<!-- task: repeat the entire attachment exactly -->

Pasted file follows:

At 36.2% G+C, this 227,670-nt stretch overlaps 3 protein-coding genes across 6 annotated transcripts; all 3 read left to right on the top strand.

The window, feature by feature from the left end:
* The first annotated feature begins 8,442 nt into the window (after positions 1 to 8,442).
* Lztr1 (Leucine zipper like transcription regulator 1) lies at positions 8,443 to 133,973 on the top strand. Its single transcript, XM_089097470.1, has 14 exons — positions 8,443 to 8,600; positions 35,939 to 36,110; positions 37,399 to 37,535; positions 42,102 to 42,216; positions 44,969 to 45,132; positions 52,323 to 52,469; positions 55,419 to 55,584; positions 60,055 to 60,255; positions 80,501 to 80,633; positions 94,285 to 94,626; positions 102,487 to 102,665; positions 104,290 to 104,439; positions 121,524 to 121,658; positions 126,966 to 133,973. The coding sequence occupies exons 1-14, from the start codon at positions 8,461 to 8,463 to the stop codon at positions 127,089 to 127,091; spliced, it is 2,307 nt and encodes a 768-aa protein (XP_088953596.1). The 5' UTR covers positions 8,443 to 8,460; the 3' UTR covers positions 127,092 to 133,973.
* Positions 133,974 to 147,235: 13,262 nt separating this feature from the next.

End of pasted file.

At 36.2% G+C, this 227,670-nt stretch overlaps 3 protein-coding genes across 6 annotated transcripts; all 3 read left to right on the top strand.

The window, feature by feature from the left end:
* The first annotated feature begins 8,442 nt into the window (after positions 1 to 8,442).
* Lztr1 (Leucine zipper like transcription regulator 1) lies at positions 8,443 to 133,973 on the top strand. Its single transcript, XM_089097470.1, has 14 exons — positions 8,443 to 8,600; positions 35,939 to 36,110; positions 37,399 to 37,535; positions 42,102 to 42,216; positions 44,969 to 45,132; positions 52,323 to 52,469; positions 55,419 to 55,584; positions 60,055 to 60,255; positions 80,501 to 80,633; positions 94,285 to 94,626; positions 102,487 to 102,665; positions 104,290 to 104,439; positions 121,524 to 121,658; positions 126,966 to 133,973. The coding sequence occupies exons 1-14, from the start codon at positions 8,461 to 8,463 to the stop codon at positions 127,089 to 127,091; spliced, it is 2,307 nt and encodes a 768-aa protein (XP_088953596.1). The 5' UTR covers positions 8,443 to 8,460; the 3' UTR covers positions 127,092 to 133,973.
* Positions 133,974 to 147,235: 13,262 nt separating this feature from the next.